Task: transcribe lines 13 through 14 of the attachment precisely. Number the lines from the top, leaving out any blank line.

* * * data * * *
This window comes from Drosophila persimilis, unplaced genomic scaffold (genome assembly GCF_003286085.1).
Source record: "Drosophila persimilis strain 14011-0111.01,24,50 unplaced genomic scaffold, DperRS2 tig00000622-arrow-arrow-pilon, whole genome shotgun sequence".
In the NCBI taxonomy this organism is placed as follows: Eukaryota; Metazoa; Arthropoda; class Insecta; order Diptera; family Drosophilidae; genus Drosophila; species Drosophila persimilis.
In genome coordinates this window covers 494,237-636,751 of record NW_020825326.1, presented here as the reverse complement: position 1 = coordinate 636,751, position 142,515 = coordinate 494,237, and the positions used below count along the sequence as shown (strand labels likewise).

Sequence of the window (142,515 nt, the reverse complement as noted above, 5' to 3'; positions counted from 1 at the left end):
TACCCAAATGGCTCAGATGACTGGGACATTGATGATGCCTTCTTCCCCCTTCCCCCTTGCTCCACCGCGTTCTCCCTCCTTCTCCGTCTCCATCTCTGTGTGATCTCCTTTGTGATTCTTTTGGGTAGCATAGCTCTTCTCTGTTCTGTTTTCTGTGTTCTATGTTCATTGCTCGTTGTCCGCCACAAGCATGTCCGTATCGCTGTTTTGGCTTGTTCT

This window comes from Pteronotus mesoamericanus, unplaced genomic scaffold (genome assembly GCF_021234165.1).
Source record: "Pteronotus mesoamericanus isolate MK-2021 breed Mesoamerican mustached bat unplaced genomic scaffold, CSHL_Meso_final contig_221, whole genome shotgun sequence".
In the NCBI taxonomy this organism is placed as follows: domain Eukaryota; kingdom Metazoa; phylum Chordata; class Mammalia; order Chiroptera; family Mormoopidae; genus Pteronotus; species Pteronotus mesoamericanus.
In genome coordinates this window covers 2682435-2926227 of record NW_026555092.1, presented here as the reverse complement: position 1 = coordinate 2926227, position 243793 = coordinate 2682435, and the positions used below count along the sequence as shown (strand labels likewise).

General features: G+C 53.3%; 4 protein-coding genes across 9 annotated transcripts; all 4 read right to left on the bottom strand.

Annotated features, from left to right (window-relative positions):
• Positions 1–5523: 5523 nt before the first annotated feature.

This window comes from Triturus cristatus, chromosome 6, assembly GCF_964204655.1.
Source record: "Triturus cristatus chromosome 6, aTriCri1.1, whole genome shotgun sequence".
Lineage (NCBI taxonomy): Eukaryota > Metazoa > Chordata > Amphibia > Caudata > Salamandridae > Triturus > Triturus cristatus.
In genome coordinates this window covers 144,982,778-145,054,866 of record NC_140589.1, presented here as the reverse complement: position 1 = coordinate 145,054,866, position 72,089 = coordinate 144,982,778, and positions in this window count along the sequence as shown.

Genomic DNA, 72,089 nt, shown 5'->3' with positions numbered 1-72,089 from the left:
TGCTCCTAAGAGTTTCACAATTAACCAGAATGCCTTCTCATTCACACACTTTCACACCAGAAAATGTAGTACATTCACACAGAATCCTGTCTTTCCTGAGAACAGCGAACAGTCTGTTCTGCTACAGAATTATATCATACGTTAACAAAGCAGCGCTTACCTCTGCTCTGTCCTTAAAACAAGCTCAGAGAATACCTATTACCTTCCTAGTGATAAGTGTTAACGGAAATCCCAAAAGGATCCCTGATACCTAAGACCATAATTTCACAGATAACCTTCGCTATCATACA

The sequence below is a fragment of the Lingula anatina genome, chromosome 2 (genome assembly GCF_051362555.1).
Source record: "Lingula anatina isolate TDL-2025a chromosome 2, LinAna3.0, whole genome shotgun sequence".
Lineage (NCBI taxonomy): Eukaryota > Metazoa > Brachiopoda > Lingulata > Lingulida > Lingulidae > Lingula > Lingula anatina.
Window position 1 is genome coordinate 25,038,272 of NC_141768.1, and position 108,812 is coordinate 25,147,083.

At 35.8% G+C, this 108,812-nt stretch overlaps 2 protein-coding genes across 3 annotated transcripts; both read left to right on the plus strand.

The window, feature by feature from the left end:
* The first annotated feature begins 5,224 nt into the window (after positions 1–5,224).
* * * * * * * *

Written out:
• Positions 1–5523: 5523 nt before the first annotated feature.

This window comes from Triturus cristatus, chromosome 6, assembly GCF_964204655.1.